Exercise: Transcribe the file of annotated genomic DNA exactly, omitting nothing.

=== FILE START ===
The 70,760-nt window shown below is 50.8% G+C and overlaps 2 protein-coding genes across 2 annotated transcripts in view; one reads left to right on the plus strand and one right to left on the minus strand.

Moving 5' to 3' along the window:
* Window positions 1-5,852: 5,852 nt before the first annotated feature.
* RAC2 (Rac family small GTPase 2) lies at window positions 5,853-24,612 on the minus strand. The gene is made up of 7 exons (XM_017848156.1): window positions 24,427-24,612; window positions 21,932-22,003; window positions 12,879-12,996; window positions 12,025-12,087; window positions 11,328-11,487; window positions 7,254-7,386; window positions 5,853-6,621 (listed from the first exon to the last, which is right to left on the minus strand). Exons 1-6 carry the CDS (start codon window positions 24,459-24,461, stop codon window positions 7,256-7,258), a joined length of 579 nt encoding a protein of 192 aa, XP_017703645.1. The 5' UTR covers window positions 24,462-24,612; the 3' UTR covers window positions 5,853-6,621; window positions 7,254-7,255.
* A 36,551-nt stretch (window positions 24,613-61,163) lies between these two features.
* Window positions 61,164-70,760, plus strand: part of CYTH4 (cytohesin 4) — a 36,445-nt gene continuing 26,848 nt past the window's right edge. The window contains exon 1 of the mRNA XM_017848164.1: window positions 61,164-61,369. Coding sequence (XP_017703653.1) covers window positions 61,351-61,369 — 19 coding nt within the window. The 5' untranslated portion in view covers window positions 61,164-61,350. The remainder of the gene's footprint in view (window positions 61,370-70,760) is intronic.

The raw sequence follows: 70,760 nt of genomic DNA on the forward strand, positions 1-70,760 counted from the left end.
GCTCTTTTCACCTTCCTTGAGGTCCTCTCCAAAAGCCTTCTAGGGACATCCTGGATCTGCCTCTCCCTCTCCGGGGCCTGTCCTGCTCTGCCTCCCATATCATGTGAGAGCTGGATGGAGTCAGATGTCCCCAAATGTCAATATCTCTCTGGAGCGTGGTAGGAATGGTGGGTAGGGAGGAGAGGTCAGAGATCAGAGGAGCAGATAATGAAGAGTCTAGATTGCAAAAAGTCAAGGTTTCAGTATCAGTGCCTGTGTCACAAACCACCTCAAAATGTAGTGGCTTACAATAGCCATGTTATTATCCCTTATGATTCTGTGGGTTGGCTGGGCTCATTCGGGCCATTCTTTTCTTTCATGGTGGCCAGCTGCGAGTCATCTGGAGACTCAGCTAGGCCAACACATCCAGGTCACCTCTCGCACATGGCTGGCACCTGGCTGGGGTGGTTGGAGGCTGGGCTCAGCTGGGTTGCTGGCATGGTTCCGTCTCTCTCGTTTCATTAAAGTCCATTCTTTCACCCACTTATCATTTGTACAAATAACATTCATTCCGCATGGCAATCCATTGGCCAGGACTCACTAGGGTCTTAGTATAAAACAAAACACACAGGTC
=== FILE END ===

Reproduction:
The 70,760-nt window shown below is 50.8% G+C and overlaps 2 protein-coding genes across 2 annotated transcripts in view; one reads left to right on the plus strand and one right to left on the minus strand.

Moving 5' to 3' along the window:
* Window positions 1-5,852: 5,852 nt before the first annotated feature.
* RAC2 (Rac family small GTPase 2) lies at window positions 5,853-24,612 on the minus strand. The gene is made up of 7 exons (XM_017848156.1): window positions 24,427-24,612; window positions 21,932-22,003; window positions 12,879-12,996; window positions 12,025-12,087; window positions 11,328-11,487; window positions 7,254-7,386; window positions 5,853-6,621 (listed from the first exon to the last, which is right to left on the minus strand). Exons 1-6 carry the CDS (start codon window positions 24,459-24,461, stop codon window positions 7,256-7,258), a joined length of 579 nt encoding a protein of 192 aa, XP_017703645.1. The 5' UTR covers window positions 24,462-24,612; the 3' UTR covers window positions 5,853-6,621; window positions 7,254-7,255.
* A 36,551-nt stretch (window positions 24,613-61,163) lies between these two features.
* Window positions 61,164-70,760, plus strand: part of CYTH4 (cytohesin 4) — a 36,445-nt gene continuing 26,848 nt past the window's right edge. The window contains exon 1 of the mRNA XM_017848164.1: window positions 61,164-61,369. Coding sequence (XP_017703653.1) covers window positions 61,351-61,369 — 19 coding nt within the window. The 5' untranslated portion in view covers window positions 61,164-61,350. The remainder of the gene's footprint in view (window positions 61,370-70,760) is intronic.

The raw sequence follows: 70,760 nt of genomic DNA on the forward strand, positions 1-70,760 counted from the left end.
GCTCTTTTCACCTTCCTTGAGGTCCTCTCCAAAAGCCTTCTAGGGACATCCTGGATCTGCCTCTCCCTCTCCGGGGCCTGTCCTGCTCTGCCTCCCATATCATGTGAGAGCTGGATGGAGTCAGATGTCCCCAAATGTCAATATCTCTCTGGAGCGTGGTAGGAATGGTGGGTAGGGAGGAGAGGTCAGAGATCAGAGGAGCAGATAATGAAGAGTCTAGATTGCAAAAAGTCAAGGTTTCAGTATCAGTGCCTGTGTCACAAACCACCTCAAAATGTAGTGGCTTACAATAGCCATGTTATTATCCCTTATGATTCTGTGGGTTGGCTGGGCTCATTCGGGCCATTCTTTTCTTTCATGGTGGCCAGCTGCGAGTCATCTGGAGACTCAGCTAGGCCAACACATCCAGGTCACCTCTCGCACATGGCTGGCACCTGGCTGGGGTGGTTGGAGGCTGGGCTCAGCTGGGTTGCTGGCATGGTTCCGTCTCTCTCGTTTCATTAAAGTCCATTCTTTCACCCACTTATCATTTGTACAAATAACATTCATTCCGCATGGCAATCCATTGGCCAGGACTCACTAGGGTCTTAGTATAAAACAAAACACACAGGTC